Tag Archives: community analysis

Owner Costs Rise, Incomes Don’t Keep Up

NC2SD route stops, organized by a ratio of affordability: Change in Median Selected Monthly Owner Costs (SMOC) / Change in Median Owner Income. The heavy black line indicates a ratio of 1.0, while the purple dashed lines show the NC2SD and national averages. Places with a green background experienced greater increases in income than owner costs; the red background indicates the converse.

[Part of a series on the 2012 NC2SD Bike & Build route]

It goes without saying that most prices increase over time, and real estate is a particular investment where you may even hope that’s the case.  However, higher real estate prices could also mean higher owner costs, ranging from larger monthly mortgage payments to additional repairs or maintenance.  As long as incomes rise along with home values, affordability is not necessarily hindered.   Continue reading

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More Building, More Affordability? Not For These Cities.

Plotting changes in occupied housing units against changes in total housing units helps illustrate the housing market's supply-demand relationship. Green/Red markers indicate places that More/Less affordable (see yesterday's post for a definition), and the size of marker represents the relative gap size between income and affordability (either positive or negative). The dashed line is where every unit of housing added becomes occupied, 2000-2010.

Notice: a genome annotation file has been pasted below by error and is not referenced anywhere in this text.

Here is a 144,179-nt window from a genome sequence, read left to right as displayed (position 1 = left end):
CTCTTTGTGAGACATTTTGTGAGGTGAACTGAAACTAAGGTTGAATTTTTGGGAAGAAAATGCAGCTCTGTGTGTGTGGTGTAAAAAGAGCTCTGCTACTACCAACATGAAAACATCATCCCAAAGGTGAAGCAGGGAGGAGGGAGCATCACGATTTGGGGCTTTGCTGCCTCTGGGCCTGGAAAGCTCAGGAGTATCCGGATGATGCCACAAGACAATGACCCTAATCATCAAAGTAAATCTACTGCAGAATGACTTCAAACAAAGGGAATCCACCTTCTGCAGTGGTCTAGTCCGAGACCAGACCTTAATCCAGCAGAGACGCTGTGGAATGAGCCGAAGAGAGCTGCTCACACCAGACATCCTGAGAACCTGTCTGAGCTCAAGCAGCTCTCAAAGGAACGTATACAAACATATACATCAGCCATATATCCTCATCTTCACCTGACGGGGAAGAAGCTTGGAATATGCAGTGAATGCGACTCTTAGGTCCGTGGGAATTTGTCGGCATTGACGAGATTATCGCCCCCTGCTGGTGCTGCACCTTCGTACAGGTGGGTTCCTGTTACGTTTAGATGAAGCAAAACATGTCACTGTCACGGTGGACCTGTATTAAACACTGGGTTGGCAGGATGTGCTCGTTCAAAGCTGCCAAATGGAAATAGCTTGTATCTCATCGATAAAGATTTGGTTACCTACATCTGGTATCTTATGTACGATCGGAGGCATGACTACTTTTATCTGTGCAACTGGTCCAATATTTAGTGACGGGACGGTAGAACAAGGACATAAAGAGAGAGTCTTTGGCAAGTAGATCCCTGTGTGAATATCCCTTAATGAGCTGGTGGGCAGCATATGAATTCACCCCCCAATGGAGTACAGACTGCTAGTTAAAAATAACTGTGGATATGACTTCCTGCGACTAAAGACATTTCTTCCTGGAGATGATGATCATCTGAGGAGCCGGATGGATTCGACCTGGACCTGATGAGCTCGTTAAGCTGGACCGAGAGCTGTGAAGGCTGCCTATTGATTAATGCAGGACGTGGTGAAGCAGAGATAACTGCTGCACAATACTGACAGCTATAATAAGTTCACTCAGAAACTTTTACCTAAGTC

If you’ve looked at any sort of news media during the last several months, you’ve probably heard or read about the nation’s housing market.  Housing as an industry includes way more than buyers and sellers – there are developers, construction workers, banks, land owners, local governments, and probably more that I’m forgetting.  The issue of affordable housing is inextricably linked to this larger housing market, and as we’ve heard and read, it’s been a rough couple of years. Continue reading

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Tracing Lines of “Perfect Affordability”

A different way of considering affordability along the 2012 NC2SD Bike & Build route. The size of blue marker represents the relative rate of homeownership (average = 58.5%) and the dashed line illustrates a "perfectly affordable" scenario (30% median income = median owner costs).

There are a variety of ways we can illustrate affordability.  Here’s a different way to consider yesterday’s data, which looked at the match (or, more often, the gap) between area median incomes and owner costs.  Some interesting trends immediately pop out when you plot these two variables against one another.  This is probably a simpler way to look at the whole sample of NC2SD route sites and how they tend to fall below the line of “perfect affordability.” Continue reading

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Where Does Monthly Income Cover Homeownership?

The difference between "affordable" and actual monthly payments in the places NC2SD will ride through this summer.

This might look like a elevation map for my upcoming bike trip, but it’s not.  Though, in terms of considering difficult parts of the journey, this illustrates where homeowner affordability is struggling.

To do this analysis, I used the traditional definition of “affordable” – 30 percent of household income going toward homeownership. Continue reading

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Affordability in the Nation’s Capital

I did a post a few weeks ago that featured some affordability indicator maps I made for Philadelphia.  This afternoon I wanted to try out some different indicators… what better place than the nation’s city, Washington D.C.? Continue reading

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